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Old 04-08-2006, 08:42 PM   #26
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Default Re: Now what the hell would've been so hard about getting relationships right?

^ As a fan, I don't even think I would be interested in it if they followed the comics exactly now that I am over the age of 10.

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Old 04-08-2006, 08:44 PM   #27
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Default Re: Now what the hell would've been so hard about getting relationships right?

They'd have to cut corners nomatter what,so itd never be exact.

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Old 04-09-2006, 06:24 PM   #28
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Quote:
Originally Posted by Nell2ThaIzzay
^ As a fan, I don't even think I would be interested in it if they followed the comics exactly now that I am over the age of 10.
I never said anything about them following the comics exactly. I said I'd rather see them follow the comics accurately and "accurately" does NOT = exactly! Nell you just can't comprehend.

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Old 04-09-2006, 06:27 PM   #29
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Originally Posted by EndlesIn
What movies are those? Please share. your not thinking realistic. I love Brain Singers Vision of X-Men because he made the Characters believeable to this world. Nothing over the top just perfect. Most of the X characters would look so stupid if they kept it to the T and if they follow the Comics fully the Movies would interest people besides the Fans.
No one here cares if you love reality. I also think your wrong about what you say. Have you not seen any comic adaptations that were faithful? What you said indicates you haven't.

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Old 04-09-2006, 07:07 PM   #30
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The things that matter were faithfully adapted. Some of the details were changed, but not so much that you could call the X-Men films "unfaithful", not by a long shot. Who really gives a damn if Kitty and Bobby get together instead of Kitty and Piotr? Honestly, who cares? It doesn't take away from the story, it didn't alter the themes of prejudice and alienation, it's just a different interpretation. An interpretation, might I add, of a very minor facet of the films.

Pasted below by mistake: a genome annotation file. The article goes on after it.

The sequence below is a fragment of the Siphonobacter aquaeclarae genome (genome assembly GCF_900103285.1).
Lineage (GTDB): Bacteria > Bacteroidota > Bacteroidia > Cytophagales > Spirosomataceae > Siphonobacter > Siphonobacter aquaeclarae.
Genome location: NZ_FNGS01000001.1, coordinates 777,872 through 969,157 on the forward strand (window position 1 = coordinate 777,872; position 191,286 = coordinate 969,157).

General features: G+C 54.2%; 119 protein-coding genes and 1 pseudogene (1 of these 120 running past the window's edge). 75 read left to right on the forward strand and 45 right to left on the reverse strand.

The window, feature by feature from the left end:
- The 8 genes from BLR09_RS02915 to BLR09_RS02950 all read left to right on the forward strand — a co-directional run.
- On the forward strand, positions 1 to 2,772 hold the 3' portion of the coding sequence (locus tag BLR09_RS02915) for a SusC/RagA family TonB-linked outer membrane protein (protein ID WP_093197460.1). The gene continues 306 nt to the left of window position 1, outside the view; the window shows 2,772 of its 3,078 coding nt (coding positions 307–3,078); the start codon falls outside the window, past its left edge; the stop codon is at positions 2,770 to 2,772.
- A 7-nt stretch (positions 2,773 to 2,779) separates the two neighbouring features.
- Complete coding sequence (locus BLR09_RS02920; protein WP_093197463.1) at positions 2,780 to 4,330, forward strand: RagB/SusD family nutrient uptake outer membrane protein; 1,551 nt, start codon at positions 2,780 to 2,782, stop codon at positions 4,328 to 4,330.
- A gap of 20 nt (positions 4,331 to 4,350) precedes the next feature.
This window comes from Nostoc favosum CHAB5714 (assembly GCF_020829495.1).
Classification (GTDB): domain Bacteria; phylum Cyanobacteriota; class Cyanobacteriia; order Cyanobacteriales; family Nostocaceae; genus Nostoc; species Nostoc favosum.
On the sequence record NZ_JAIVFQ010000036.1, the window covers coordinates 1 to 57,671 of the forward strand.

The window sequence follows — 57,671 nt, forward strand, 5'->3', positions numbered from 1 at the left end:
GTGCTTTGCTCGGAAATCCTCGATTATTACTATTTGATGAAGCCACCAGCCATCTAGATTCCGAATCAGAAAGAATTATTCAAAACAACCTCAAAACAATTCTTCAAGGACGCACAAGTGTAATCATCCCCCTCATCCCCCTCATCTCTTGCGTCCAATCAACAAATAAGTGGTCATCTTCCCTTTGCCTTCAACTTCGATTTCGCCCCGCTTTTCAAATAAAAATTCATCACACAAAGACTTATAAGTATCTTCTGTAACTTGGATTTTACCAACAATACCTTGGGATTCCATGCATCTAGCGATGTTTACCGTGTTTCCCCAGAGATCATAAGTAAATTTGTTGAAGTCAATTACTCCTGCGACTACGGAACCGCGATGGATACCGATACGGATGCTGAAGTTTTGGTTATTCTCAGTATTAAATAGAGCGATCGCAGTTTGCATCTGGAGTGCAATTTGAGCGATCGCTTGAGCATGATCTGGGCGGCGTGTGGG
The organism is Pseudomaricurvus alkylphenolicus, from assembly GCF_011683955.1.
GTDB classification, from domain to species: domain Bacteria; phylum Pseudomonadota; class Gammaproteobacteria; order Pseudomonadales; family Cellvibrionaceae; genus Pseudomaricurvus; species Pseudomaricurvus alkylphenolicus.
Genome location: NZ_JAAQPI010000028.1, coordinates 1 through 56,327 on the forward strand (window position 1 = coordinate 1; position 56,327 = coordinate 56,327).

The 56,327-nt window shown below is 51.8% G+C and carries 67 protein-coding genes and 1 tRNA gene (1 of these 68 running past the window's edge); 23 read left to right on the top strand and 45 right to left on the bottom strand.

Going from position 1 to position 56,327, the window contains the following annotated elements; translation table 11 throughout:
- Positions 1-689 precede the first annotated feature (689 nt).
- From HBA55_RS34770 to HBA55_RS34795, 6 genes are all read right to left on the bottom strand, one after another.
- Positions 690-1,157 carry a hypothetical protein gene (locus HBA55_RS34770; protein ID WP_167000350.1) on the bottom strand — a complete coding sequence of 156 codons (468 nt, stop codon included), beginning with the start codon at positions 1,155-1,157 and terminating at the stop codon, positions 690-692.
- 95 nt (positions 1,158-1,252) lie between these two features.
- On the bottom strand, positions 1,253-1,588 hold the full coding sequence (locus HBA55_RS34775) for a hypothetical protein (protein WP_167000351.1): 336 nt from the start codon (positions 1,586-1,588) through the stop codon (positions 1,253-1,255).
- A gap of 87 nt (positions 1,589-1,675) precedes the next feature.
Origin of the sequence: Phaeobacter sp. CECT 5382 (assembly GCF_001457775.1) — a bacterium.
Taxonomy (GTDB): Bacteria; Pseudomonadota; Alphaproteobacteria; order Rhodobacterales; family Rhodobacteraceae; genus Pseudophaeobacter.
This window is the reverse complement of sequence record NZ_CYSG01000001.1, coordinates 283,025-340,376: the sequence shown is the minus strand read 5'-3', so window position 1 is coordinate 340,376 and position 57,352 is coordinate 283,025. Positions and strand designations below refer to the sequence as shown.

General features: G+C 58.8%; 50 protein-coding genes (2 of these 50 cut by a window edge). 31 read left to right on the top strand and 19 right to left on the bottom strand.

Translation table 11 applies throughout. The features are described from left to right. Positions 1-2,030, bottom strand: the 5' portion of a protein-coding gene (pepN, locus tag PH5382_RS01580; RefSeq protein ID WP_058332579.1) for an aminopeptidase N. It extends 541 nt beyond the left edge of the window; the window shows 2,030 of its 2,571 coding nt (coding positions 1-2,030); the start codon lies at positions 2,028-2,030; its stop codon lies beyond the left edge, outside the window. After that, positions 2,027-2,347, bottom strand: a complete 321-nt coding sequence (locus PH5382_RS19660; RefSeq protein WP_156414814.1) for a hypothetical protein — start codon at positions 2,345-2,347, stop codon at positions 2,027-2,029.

You people say that you "just want a faithful movie" and act like you've somehow been wronged. But you're really just complaining for the sake of complaining.

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Old 04-09-2006, 07:09 PM   #31
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Default Re: Now what the hell would've been so hard about getting relationships right?

So the characters of Storm,Cyclops,and Rogue were all faithfully adapted in your opinion?

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Old 04-09-2006, 07:16 PM   #32
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Well, Storm was just powered-down some and largely ignored, not really changed in my opinion.

Cyke was also ignored quite a bit and I'm not thrilled with the actor, but in terms of character, I think he's the same...

Rogue is, obviously, quite different.

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Old 04-09-2006, 07:21 PM   #33
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Quote:
Originally Posted by Abaddon
So the characters of Storm,Cyclops,and Rogue were all faithfully adapted in your opinion?
Yes. Take Cyke, the character who everyone seems to ***** about. In the movies, he was an uptight control freak who constantly sits on his hands and waits for Xavier's approval. That sounds quite a bit like Scott Summers to me. And I'll say it again : these are not comics! You can't slowly flesh out a character every month for 40 years. There would be no way to go into every detail of each character's histories the way you seem to want. Details were changed to fit the medium, but the characters were, at the core, the same. In the grand scheme of things, all you're doing is nitpicking and you know it. If you don't like the movies...

Deal.

With.

It.

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Old 04-10-2006, 12:32 AM   #34
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Well Cyke is also a no-nonsense leader, and he DOESNT hang on Xavier's word to do his job. In the comics when Logan and Cyke first meet and Cyke forms the new team Logan acts up, and Cyke immediately lays down the law. I would have really liked to see that. But no, Cyke is made to look dumb to make Logan look cool. In fact there's dialogue devoted to that exact purpose- like when Cyke messes up the jet landing and Logan jumps on him, there was no purpose for that scene except to hype up Singer's Mary Sue Logan. I really like the movies, but I didnt like that.

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Old 04-10-2006, 04:31 AM   #35
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Default Re: Now what the hell would've been so hard about getting relationships right?

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Originally Posted by FieryBalrog